Potentially more challenging to local government leaders than learning how to make a decision is knowing when to make a decision. As alluded to above, this is a skill that most leaders only master once they have been working within their chosen profession for some time. 

The poor timing of a good decision is detrimental to the desired outcome. Consider the following when faced with a decision:

  1. Good Decisions are Timely – Leaders will procrastinate on decisions due to a host of factors – overwhelm, fear of making the wrong decision, or popular opinion. These feelings are valid but, ultimately, should be part of the decision-maker’s assessment of risk. The objective assessment of risk can inform the approach to the decision-making process. Try not to let this deliberation impede progress towards making a decision. 

    If a decision needs to be made following an event or a call for action, do not spend too much time gathering the facts. Timely decisions are the result of only considering those factors that truly are relevant to the decision, and input from those who truly add value to the process.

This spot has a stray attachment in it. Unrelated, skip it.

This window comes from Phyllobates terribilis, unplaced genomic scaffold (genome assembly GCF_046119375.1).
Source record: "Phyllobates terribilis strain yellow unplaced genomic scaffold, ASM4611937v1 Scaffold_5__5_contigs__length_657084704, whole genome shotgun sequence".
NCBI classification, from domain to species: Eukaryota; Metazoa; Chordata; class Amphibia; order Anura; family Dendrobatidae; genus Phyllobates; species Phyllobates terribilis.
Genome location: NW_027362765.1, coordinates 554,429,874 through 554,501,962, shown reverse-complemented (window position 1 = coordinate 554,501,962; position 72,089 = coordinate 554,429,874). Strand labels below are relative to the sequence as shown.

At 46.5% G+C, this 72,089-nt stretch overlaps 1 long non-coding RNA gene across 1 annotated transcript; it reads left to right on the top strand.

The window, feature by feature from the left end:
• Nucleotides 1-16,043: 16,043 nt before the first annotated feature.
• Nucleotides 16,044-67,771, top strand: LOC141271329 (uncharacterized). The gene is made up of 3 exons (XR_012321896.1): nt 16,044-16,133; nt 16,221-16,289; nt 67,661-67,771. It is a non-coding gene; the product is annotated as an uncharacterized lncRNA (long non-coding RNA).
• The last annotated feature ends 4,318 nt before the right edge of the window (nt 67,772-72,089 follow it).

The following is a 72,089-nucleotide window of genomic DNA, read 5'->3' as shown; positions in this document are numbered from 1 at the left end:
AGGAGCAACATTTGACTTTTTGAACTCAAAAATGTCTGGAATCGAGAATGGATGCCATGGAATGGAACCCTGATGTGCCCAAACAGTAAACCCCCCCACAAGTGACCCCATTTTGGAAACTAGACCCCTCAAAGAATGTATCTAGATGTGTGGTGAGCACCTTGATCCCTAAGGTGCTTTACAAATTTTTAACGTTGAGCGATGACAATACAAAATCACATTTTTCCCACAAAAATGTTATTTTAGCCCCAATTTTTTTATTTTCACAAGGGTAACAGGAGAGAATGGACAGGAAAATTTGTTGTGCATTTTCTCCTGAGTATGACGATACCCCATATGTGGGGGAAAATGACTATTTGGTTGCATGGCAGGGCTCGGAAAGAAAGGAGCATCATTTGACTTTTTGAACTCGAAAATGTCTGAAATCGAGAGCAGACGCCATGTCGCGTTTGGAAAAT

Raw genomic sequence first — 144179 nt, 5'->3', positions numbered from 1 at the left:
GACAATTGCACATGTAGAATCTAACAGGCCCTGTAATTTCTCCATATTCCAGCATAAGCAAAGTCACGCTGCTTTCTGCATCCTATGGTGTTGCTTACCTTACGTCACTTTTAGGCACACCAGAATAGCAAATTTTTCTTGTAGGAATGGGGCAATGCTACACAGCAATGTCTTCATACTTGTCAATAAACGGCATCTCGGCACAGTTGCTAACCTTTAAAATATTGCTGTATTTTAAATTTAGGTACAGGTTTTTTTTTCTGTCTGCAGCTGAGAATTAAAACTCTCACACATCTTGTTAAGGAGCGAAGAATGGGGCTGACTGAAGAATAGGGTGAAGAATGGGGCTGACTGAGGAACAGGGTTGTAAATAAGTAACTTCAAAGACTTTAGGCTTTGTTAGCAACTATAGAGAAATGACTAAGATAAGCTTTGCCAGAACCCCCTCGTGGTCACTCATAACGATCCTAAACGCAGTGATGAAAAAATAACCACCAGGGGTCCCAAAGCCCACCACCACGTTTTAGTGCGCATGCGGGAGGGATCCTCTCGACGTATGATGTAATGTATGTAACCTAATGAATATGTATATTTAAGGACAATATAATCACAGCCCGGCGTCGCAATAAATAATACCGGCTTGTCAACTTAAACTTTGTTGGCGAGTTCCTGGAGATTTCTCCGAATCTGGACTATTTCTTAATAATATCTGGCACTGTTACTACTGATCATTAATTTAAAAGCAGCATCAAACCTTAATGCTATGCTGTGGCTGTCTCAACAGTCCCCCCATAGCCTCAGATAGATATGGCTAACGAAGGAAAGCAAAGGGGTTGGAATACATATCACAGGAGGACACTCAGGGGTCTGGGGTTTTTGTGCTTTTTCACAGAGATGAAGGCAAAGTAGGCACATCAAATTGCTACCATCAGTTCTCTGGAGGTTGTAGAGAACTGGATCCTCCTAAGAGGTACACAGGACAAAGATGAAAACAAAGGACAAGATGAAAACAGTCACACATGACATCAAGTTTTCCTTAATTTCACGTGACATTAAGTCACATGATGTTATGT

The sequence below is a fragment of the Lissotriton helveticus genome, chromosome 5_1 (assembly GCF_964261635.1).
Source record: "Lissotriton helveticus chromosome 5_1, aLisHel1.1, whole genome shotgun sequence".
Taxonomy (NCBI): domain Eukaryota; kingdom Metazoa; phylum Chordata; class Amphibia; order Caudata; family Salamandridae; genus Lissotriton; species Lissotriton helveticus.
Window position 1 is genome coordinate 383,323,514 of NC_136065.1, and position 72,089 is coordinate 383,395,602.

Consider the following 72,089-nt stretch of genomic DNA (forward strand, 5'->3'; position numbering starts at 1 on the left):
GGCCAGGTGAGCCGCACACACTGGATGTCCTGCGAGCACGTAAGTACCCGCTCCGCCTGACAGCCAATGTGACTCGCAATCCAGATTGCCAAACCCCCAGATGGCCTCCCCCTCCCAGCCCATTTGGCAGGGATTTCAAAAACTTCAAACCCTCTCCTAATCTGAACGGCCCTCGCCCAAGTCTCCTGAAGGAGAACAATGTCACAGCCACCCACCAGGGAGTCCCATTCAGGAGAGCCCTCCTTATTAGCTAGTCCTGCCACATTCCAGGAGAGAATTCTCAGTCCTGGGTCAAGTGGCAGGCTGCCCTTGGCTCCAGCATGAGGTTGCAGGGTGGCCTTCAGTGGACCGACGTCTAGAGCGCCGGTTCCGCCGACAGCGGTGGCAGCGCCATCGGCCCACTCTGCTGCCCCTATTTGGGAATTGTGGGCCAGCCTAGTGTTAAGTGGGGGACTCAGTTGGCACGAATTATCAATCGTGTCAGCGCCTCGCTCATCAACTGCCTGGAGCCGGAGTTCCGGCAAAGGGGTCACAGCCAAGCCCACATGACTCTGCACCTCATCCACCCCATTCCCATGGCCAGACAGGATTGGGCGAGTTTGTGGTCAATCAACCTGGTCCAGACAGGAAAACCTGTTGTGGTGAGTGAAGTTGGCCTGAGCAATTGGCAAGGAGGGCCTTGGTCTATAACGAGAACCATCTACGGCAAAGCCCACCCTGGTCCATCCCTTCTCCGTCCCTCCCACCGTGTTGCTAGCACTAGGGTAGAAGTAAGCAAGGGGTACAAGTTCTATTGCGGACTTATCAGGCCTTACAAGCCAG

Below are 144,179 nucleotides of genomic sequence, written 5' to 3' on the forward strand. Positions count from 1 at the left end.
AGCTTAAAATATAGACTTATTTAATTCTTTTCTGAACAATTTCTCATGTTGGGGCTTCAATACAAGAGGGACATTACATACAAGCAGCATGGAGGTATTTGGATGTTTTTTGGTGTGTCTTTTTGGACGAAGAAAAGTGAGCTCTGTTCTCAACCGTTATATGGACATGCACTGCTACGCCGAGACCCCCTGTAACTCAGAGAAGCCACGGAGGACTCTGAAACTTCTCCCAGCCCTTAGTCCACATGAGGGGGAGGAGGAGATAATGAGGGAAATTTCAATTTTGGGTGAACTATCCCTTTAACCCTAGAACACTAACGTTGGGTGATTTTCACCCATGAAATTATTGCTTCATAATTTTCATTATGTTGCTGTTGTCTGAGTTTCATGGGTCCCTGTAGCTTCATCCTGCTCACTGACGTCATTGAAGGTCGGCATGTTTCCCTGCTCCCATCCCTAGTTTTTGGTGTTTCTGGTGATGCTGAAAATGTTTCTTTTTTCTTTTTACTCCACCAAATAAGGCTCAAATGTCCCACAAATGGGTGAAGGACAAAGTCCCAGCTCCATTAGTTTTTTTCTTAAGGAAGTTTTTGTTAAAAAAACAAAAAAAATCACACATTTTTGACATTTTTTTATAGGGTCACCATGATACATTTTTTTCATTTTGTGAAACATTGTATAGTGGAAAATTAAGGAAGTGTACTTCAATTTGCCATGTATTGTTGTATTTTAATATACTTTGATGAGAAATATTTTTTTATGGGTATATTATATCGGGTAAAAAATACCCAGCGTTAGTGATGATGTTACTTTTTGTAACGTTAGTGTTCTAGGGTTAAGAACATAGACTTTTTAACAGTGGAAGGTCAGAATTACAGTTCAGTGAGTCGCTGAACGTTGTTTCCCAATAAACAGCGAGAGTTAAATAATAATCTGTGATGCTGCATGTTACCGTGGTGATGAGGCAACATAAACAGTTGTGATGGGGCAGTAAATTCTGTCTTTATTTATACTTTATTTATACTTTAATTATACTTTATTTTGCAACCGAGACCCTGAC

2. Good Decisions Address Root Causes, Not Just Symptoms – Much of decision-making is the educated evaluation of one’s tolerance to risk, and as such, address the holistic impacts of the problem if left unaddressed. Even relatively simple decisions can have long- and short-term impacts on your organization. Left unaddressed, a problem could pose a larger threat to your organization’s resources, timelines of projects, and constituent satisfaction. For this reason, decisions should not languish. If something needs to be addressed, address it before the impacts of inaction become severe.With consideration to the above, leaders should be cautious about making decisions that address only symptoms, rather than the root cause of the problem. Follow a process for making a decision, but be sure to consider information that addresses the root cause of the problem. Quick decision-making for the sake of making a decision will create more issues than decisions made with deliberate thought. Consider the timeline of your process. Was the decision made hastily to address a symptom, or was deliberate action taken to address the root cause?


Decide with confidence

We are faced with many decisions every day. While many of these decisions are made without even thinking, others require more thought. Leaders faced with big decisions must follow a process and consider how the timing of their decisions can affect their organization. Local government leaders who possess strong decision-making skills can help their communities, organizations, and selves through informed, deliberate, and timely action.

Close window